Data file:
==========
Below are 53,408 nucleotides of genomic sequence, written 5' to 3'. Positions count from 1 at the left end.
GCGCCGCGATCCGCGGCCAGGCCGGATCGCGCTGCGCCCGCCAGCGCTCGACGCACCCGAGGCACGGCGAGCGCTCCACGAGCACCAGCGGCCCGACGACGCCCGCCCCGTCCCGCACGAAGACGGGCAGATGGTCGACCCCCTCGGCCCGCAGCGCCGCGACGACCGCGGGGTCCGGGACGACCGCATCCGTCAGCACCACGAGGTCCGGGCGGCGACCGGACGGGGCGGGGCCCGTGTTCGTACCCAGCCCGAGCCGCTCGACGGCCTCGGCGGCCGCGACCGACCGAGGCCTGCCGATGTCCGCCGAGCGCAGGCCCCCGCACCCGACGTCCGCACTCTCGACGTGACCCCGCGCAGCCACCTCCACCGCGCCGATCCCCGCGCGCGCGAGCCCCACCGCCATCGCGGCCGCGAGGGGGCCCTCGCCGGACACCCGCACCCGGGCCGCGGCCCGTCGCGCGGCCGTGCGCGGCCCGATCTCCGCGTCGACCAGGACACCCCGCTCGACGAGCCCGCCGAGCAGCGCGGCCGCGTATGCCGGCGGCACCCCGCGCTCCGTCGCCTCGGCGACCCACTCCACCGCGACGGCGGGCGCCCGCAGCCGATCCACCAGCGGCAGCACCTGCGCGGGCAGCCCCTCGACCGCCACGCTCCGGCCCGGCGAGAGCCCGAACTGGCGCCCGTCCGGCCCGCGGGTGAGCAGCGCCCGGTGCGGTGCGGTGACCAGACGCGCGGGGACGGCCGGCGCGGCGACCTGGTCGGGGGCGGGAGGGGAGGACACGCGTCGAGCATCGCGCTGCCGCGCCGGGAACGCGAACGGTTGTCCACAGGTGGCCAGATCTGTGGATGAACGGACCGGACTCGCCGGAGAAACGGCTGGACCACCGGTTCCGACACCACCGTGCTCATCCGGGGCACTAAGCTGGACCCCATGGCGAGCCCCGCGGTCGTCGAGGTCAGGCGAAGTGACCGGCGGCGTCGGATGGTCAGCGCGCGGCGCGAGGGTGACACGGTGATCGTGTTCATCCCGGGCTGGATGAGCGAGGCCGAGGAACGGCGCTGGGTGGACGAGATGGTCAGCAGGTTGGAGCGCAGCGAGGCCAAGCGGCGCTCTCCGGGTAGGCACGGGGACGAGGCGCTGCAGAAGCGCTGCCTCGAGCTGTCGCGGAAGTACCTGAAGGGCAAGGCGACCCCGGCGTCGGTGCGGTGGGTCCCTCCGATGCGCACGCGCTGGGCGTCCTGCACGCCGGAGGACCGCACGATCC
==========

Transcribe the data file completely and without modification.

Below are 53,408 nucleotides of genomic sequence, written 5' to 3'. Positions count from 1 at the left end.
GCGCCGCGATCCGCGGCCAGGCCGGATCGCGCTGCGCCCGCCAGCGCTCGACGCACCCGAGGCACGGCGAGCGCTCCACGAGCACCAGCGGCCCGACGACGCCCGCCCCGTCCCGCACGAAGACGGGCAGATGGTCGACCCCCTCGGCCCGCAGCGCCGCGACGACCGCGGGGTCCGGGACGACCGCATCCGTCAGCACCACGAGGTCCGGGCGGCGACCGGACGGGGCGGGGCCCGTGTTCGTACCCAGCCCGAGCCGCTCGACGGCCTCGGCGGCCGCGACCGACCGAGGCCTGCCGATGTCCGCCGAGCGCAGGCCCCCGCACCCGACGTCCGCACTCTCGACGTGACCCCGCGCAGCCACCTCCACCGCGCCGATCCCCGCGCGCGCGAGCCCCACCGCCATCGCGGCCGCGAGGGGGCCCTCGCCGGACACCCGCACCCGGGCCGCGGCCCGTCGCGCGGCCGTGCGCGGCCCGATCTCCGCGTCGACCAGGACACCCCGCTCGACGAGCCCGCCGAGCAGCGCGGCCGCGTATGCCGGCGGCACCCCGCGCTCCGTCGCCTCGGCGACCCACTCCACCGCGACGGCGGGCGCCCGCAGCCGATCCACCAGCGGCAGCACCTGCGCGGGCAGCCCCTCGACCGCCACGCTCCGGCCCGGCGAGAGCCCGAACTGGCGCCCGTCCGGCCCGCGGGTGAGCAGCGCCCGGTGCGGTGCGGTGACCAGACGCGCGGGGACGGCCGGCGCGGCGACCTGGTCGGGGGCGGGAGGGGAGGACACGCGTCGAGCATCGCGCTGCCGCGCCGGGAACGCGAACGGTTGTCCACAGGTGGCCAGATCTGTGGATGAACGGACCGGACTCGCCGGAGAAACGGCTGGACCACCGGTTCCGACACCACCGTGCTCATCCGGGGCACTAAGCTGGACCCCATGGCGAGCCCCGCGGTCGTCGAGGTCAGGCGAAGTGACCGGCGGCGTCGGATGGTCAGCGCGCGGCGCGAGGGTGACACGGTGATCGTGTTCATCCCGGGCTGGATGAGCGAGGCCGAGGAACGGCGCTGGGTGGACGAGATGGTCAGCAGGTTGGAGCGCAGCGAGGCCAAGCGGCGCTCTCCGGGTAGGCACGGGGACGAGGCGCTGCAGAAGCGCTGCCTCGAGCTGTCGCGGAAGTACCTGAAGGGCAAGGCGACCCCGGCGTCGGTGCGGTGGGTCCCTCCGATGCGCACGCGCTGGGCGTCCTGCACGCCGGAGGACCGCACGATCC